Q&A: How can your employer block a request to work from home?

Explainer: The 13 reasons your boss may refuse to let you work remotely

Tánaiste Leo Varadkar has unveiled plans to give people the right to request remote working and the Government hopes to have the new law in place as early as the summer. But how will workers apply? What are the grounds under which employers can refuse? And what happens if they do?

How will I be able to apply for remote working?

Workers who are in their jobs for at least six months will have to make an application in writing to their employer requesting that they work from home. The employee’s written proposal for a remote working arrangement will have to include the planned location, start date and the number of days to be worked remotely.

The employee could also have to include a “self-assessment of the suitability of the proposed remote working locations regarding specific requirements for carrying out the job such as data protection and confidentiality, minimum levels of internet connectivity, ergonomic suitability of proposed workspace and any equipment or furniture requirements.”

The Department of Enterprise said such self assessment requirements will be a matter for employers to specify in their remote work policy.

How long does the application process take?

Employers will have to respond to a worker’s request within 12 weeks. The employer can say yes; make a counter offer - with the worker getting a month to consider this; or refuse. If they refuse this the employer must offer a good reason for why and be prepared to defend this in a possible appeal.

So what are the reasons your boss may use to refuse a request to work from home?

There are 13 grounds for refusal but the draft legislation leaves open the possibility there may be other potential grounds to say no.

Those listed are:

1. If the nature of the work does not allow for it to be done remotely;

2. If the employer cannot reorganise work among existing staff;

3. Where there is a potential negative impact on work quality;

4. If there is a potential negative impact on performance;

5. In cases where the employer has planned structural changes;

6. When there is a burden from additional costs, taking into account the financial and other costs entailed and the scale and financial resources of the employer's business;

7. Where there are concerns about the protection of business confidentiality or intellectual property;

8. In instances where there are concerns about the suitability of the proposed workspace on health and safety grounds;

9. If there are concerns about the suitability of the proposed workspace on data protection grounds;

10. When there are concerns over the internet connectivity of the proposed remote working location;

11. If there is an inordinate distance between the proposed remote location and on-site location;

12. If the proposed remote working arrangement conflicts with the provisions of an applicable collective agreement;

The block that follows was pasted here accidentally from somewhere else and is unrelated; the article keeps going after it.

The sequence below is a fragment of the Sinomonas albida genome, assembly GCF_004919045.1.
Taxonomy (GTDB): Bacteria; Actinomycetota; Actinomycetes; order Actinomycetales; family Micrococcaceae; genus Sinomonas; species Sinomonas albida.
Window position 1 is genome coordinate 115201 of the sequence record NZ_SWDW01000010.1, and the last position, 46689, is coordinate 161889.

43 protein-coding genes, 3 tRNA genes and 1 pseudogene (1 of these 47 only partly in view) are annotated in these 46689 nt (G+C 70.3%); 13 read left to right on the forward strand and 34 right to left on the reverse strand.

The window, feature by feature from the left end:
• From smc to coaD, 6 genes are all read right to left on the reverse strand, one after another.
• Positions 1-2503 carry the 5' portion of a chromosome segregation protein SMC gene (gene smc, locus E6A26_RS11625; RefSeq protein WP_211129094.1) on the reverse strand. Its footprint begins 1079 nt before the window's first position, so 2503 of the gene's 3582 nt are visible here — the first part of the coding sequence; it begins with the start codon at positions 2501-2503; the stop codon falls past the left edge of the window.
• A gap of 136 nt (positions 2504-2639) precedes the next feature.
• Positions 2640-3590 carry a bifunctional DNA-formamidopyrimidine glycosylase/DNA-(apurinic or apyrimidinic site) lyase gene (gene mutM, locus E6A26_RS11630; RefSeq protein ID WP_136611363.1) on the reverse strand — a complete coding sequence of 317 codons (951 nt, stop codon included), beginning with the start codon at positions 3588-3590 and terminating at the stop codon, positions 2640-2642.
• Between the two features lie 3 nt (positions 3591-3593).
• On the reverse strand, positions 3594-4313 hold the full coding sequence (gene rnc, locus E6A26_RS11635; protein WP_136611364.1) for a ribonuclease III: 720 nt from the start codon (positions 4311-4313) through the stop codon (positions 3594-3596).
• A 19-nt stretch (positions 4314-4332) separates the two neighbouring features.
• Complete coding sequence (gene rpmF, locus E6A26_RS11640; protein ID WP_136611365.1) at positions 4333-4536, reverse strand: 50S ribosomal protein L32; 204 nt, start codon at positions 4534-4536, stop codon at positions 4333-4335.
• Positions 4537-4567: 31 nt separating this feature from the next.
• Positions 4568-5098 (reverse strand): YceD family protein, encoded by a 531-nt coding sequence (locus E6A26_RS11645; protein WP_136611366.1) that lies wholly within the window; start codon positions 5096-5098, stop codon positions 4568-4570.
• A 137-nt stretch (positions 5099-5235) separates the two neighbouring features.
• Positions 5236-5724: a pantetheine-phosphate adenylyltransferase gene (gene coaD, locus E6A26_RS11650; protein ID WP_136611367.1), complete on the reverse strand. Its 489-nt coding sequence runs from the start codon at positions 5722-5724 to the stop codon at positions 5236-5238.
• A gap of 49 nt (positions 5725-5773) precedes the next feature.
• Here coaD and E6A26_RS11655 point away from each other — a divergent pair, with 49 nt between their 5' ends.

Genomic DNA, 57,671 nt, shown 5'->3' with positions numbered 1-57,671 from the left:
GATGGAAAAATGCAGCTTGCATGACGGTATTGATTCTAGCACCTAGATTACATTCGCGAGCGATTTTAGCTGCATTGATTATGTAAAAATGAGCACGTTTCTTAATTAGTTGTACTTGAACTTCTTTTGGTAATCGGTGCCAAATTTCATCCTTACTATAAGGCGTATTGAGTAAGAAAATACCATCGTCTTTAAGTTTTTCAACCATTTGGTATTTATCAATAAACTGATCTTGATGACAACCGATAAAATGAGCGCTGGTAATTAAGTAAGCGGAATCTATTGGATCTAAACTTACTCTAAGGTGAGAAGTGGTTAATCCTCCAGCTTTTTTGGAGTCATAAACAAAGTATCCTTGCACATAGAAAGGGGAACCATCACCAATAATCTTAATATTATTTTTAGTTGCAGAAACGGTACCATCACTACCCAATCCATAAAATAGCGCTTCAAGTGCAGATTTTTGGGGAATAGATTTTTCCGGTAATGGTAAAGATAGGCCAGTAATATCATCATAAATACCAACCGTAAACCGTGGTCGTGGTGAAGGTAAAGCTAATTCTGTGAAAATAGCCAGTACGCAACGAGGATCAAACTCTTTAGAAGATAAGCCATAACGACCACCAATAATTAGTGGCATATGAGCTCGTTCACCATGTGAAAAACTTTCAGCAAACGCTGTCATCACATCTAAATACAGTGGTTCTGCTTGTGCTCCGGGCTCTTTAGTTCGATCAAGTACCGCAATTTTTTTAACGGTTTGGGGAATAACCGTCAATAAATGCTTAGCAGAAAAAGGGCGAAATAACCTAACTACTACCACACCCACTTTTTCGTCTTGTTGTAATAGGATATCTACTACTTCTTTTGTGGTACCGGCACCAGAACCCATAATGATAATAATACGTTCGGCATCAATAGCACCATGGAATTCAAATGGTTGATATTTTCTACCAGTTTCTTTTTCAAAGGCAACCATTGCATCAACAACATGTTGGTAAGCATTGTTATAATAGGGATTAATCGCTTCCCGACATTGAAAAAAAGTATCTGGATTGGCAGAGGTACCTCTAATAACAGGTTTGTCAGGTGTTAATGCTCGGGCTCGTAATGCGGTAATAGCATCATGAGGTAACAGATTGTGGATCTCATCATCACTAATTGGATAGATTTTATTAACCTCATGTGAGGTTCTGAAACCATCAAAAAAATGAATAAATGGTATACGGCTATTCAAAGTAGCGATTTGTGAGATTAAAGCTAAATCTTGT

13. In cases where there is an ongoing or recently concluded formal disciplinary processes.

What is being said about these reasons?

Patricia King, the general secretary of the Irish Congress of Trade Unions (Ictu) has said: “The 13 sweeping and subjective criteria … do not strike a balance between employer and employee needs.” Labour Senator Marie Sherlock claimed: “As it stands the odds are stacked against workers”.

Mr Varadkar, the Minister for Enterprise, said there has to be a list “but it’s not just a case of an employer being able to give any old reason [for refusal]. It’ll have to be a specified reason and that reason will have to stack up.”

This is because there is an appeals mechanism through the Workplace Relations Commission (WRC).

So what happens if my employer says no?

People will be able to make an appeal. Employers may have internal appeals processes and in those cases that will be the first place an appeal is made. Applicants whose workplaces don’t have an internal appeals process – or those whose internal appeal is refused – will be able to bring their case to the WRC or the Labour Court.

How long will an appeal take and what happens if it is successful?

There are no time limits for the appeals process set out in the heads of the Bill but it is something Mr Varadkar has said can be considered for the final legislation. Some in the Opposition have raised concerns about delays in the WRC hearing the cases it currently deals with. It is estimated that all cases in the WRC’s current backlog will be scheduled within 10 months.

Mr Varadkar said some delays are due to the Covid-19 pandemic and new staff and decision officers are being appointed to the WRC which will help it catch up with the backlog. He said that if an appeal is successful a WRC decision will be binding and there may also be compensation on offer to the employee of up to a month’s pay.

On whether an employer can be ordered by the WRC to allow remote working if an appeal is successful, a Department statement said: “if a complaint is well founded, the WRC can decide to give compensation or direct the employer to return a formal decision in line with the framework. The issue will be further worked through with the Attorney General’s office.”